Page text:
>predators, like gophers. As time went by, those apes who had advance
>warning had a better survival rate, and so bipedalism was a favored
>in the population. In essence, our ancestors "waded" through tall
>grasses and such like to travel from one island of trees to
>another...perhaps they were driven from the forests by increasing
>in the environment and the resultant retreat of the forest itself.

Many animals use a bipedal stance to look for predators. Prarrie dogs for
example; but this does not mean that these animals adopt bipedalism to
escape from predators. I think that is the real point. So "bipedalism was
a favored trait in the poplulation" perhaps for predator location, but I
can't imagine that it would be favored for predator escape.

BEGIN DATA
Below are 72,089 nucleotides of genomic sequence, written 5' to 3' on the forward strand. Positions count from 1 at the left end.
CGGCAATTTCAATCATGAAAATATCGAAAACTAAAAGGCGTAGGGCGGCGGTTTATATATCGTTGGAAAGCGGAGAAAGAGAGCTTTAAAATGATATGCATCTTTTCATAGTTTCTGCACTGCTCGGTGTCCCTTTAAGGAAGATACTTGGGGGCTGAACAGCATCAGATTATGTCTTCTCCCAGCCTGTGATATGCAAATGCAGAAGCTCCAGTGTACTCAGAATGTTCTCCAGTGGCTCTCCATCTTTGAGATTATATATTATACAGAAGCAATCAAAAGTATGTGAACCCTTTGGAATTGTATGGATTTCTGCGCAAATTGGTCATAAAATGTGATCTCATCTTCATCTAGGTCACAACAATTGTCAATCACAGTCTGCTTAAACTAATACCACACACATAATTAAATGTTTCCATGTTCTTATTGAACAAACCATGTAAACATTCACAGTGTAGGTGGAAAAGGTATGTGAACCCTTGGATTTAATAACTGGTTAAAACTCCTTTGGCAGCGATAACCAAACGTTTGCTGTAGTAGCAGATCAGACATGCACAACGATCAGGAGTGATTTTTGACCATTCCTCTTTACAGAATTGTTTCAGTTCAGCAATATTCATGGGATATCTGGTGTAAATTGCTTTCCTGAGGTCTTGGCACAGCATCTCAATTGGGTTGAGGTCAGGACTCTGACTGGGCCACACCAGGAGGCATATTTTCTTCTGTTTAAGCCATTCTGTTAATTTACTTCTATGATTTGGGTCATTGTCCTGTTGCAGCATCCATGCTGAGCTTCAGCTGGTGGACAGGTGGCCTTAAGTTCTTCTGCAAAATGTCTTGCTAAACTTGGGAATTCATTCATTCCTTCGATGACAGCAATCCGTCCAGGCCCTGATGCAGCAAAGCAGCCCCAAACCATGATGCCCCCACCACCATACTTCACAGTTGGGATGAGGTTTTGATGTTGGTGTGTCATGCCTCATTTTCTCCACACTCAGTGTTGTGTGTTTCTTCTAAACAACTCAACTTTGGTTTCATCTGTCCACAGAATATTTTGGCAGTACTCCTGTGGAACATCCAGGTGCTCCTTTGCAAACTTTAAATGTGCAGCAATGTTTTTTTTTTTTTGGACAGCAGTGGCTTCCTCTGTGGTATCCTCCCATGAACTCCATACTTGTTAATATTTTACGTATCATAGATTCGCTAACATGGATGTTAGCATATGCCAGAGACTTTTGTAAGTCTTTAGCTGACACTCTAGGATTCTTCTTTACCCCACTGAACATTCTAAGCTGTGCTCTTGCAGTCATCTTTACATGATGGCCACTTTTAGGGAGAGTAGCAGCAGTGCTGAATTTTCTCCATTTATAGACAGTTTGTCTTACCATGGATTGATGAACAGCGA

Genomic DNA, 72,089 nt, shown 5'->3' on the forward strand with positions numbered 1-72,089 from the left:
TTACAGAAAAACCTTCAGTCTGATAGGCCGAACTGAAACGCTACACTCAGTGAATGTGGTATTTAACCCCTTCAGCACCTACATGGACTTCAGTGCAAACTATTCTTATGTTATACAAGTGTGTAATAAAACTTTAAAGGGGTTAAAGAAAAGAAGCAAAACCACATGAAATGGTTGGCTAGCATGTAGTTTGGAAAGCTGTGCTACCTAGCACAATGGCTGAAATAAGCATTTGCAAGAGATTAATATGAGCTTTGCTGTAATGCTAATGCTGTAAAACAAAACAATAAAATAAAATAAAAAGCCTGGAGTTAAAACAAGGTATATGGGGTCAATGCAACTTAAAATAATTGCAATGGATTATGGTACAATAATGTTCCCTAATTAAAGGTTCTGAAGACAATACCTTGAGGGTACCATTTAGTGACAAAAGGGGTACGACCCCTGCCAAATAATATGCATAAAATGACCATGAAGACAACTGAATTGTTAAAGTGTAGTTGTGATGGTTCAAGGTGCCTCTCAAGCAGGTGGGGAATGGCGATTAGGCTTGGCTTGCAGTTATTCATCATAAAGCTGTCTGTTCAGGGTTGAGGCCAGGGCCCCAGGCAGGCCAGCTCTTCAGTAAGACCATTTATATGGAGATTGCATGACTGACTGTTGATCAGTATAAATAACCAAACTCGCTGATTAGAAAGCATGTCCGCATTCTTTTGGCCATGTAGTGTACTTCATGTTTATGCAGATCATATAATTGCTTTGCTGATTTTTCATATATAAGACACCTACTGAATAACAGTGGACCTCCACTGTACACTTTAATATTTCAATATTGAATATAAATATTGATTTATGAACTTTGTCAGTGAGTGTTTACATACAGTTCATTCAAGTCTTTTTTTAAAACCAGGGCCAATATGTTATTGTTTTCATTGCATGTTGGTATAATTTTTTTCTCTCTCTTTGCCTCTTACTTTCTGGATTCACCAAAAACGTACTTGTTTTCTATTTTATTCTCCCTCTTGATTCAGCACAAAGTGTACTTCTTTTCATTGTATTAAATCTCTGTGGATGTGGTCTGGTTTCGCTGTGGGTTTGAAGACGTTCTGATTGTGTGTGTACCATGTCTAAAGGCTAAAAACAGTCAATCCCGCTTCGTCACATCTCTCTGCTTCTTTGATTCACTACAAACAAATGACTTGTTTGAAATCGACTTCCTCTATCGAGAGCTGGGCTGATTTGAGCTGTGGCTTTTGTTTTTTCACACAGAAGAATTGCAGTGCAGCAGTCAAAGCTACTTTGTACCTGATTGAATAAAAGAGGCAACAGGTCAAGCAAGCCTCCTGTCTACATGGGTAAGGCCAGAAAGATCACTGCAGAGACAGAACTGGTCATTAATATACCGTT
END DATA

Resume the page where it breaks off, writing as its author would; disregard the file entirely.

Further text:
>>>It is also noteworthy that proboscis monkeys have not lost
>>>body hair, gained subcutaneous fat. They are able to walk
>>>bipedally without shortened pelvises, realigned muscles or
>>>locked knees. In effect they do what nearly all primates do
>>>from time to time -- walk bipedally. I have been arguing this
>>>point forever it seems. Behavior before morphology.
>>You say "Behavior before morphology" but it does not
>>support your argument in this case, which is, why haven't
>>"proboscis monkeys lost body hair and gained subcutaneous
>>fat". Perhaps their behavior is coming before their
>But in this case there is no sign of a trend in that direction, and no
>evidence that it would be an advantageous development. If that could be
>shown, the case would be much stronger for a similar background for our
>own ancestors.

Evolution takes a long time. And lost of body hair and subcutanous fat do
not fossilize, so I think it is difficult to determine whether the P.
monkey "shows a trend in this direction".

Troy Kelley